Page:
Monday, October 3, 2011

1 in 10 US Parents Don't Follow Vaccination Schedule

About 13% of parents are skipping or delaying their children's immunizations and following an "alternative" vaccination schedule that puts kids at serious risk.

A recent internet survey which included 748 parents of kids between six months and six years old. Of those, 13 percent said they used some type of vaccination schedule that differed from the CDC recommendations. That included refusing some vaccines or delaying vaccines until kids were older -- mostly because parents thought that "seemed safer." In addition, two percent of parents refused any vaccination altogether, according to findings published in Pediatrics.

The survey,  conducted by researchers at the University of Michigan in Ann Arbor, evaluated 748 responses. The parents ranged from 18 to 59 years old, but most were ages 30 to 44. The results were comparable to an earlier, larger study by the CDC.

Parents were most likely to skip vaccination against H1N1 (swine flu) and seasonal flu, the study says. Parents were least likely to skip the polio vaccine. Researchers also noted that white parents were more likely to follow an alternate vaccine schedule, as were families who didn't have a regular doctor.

Skipping or spacing out vaccines dramatically increases the risk of illness, the study says. Children whose parents opt out of one or more vaccines are 22 times more likely to contract measles and nearly six times more likely to contract whooping cough, according to background research cited in the study. Unvaccinated babies are particulary vulnerable, because newborns are at greater risk of complications from many infections. Health officials are concerned about the trend: unvaccinated people have fueled an outbreak of measles, which sickened nearly 200 people in the first eight months of this year, according to the Centers for Disease Control and Prevention. The USA also has battled outbreaks of whooping cough and mumps in the past two years.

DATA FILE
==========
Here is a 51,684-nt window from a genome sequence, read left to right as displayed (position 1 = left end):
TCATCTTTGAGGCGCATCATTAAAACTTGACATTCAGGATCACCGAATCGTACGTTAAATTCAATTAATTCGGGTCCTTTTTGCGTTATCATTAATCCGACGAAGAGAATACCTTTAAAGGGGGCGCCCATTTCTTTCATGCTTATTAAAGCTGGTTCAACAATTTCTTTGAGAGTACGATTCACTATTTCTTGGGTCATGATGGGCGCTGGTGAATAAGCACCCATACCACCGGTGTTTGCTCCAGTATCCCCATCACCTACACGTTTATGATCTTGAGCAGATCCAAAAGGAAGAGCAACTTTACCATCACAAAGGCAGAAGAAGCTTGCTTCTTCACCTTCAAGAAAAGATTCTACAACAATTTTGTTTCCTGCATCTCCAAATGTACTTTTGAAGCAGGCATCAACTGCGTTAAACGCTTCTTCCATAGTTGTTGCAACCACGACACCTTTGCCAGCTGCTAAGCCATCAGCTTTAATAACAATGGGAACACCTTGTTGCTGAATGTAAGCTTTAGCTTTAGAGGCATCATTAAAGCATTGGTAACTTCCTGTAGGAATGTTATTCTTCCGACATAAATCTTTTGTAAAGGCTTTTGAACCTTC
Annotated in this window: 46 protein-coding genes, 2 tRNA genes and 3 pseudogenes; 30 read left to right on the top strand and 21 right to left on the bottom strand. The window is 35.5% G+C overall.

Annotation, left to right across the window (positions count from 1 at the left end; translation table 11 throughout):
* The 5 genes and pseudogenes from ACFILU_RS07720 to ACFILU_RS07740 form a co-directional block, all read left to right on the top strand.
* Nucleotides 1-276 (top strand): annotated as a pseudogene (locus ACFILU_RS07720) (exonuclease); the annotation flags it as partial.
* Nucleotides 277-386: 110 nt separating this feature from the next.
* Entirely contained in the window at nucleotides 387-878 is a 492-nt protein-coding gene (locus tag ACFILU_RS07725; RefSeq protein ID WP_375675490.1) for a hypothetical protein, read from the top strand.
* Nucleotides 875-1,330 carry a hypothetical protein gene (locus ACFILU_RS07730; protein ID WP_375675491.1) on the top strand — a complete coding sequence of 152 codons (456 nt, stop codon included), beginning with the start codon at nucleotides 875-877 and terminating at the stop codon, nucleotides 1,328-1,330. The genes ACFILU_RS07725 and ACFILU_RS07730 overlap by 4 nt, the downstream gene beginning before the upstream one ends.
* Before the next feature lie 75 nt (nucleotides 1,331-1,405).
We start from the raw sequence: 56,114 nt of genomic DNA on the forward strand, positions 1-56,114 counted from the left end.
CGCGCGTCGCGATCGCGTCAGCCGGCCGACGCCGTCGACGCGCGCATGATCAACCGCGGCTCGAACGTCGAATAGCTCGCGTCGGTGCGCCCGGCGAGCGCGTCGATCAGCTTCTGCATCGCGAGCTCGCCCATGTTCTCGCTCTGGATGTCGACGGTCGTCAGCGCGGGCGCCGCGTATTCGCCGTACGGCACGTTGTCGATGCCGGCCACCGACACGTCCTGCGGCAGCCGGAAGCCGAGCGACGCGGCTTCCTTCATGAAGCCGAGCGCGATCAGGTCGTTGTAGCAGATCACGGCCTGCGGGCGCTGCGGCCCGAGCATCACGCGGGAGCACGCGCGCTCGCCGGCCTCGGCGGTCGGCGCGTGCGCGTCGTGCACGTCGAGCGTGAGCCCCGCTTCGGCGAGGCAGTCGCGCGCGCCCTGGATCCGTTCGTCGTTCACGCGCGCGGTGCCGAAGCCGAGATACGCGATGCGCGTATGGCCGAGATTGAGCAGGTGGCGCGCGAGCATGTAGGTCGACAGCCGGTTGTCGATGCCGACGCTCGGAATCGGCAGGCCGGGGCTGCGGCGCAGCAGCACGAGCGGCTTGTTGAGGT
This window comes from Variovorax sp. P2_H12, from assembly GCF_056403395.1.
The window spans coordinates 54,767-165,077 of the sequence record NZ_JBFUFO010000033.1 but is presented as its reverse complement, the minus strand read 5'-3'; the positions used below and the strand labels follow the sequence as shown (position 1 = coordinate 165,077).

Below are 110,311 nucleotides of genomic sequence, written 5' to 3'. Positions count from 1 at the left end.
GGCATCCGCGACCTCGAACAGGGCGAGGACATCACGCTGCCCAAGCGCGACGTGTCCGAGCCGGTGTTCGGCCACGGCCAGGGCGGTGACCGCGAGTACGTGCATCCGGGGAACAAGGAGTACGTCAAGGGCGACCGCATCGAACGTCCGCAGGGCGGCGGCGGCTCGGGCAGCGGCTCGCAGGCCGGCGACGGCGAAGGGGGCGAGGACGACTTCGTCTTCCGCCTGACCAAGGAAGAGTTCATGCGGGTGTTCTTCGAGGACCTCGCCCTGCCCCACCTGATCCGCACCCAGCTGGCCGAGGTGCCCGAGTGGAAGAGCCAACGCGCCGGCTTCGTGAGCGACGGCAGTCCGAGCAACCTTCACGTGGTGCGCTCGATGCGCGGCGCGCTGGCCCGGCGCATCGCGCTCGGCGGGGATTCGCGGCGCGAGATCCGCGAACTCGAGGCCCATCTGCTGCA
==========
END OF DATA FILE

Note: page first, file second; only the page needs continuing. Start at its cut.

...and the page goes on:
The patterns among those not following the recommended schedule varied. Among them:
  • 17% said their child did not get any vaccines.
  • 53% said they didn't get some vaccines.
  • 55% said they delay some vaccines until older than the recommended age.
  • 36% said they wait longer between multiple-dose vaccines than is recommended.
  • 22% said they got each part of the measles, mumps and rubella vaccine separately.
The vaccines most likely to be refused:
  • H1N1 influenza, refused by 86% of those on the alternative schedule
  • Seasonal influenza, 76%
  • Chickenpox (varicella), 46%
Another expert sees reason for concern about the 13%. "People who refuse vaccines tend to be clustered geographically," says Saad Omer, PhD, MPH, MBBS, assistant professor of global health, epidemiology and pediatrics at the Emory University Schools of Public Health and Medicine and the Emory Vaccine Center.
That, in turn, can create what he calls a ''critical mass" of people to trigger a disease outbreak.
"There is a reason why there is a schedule," says Omer. "The risk of preventable disease is not constant. One of the reasons we give vaccines at a certain age is the children are vulnerable at a certain age."
Another problem, he says, is that as parents spread out the vaccinations, the risk of not completing the recommended ones increases.

The CDC maintains a schedule of recommended vaccines on its web site,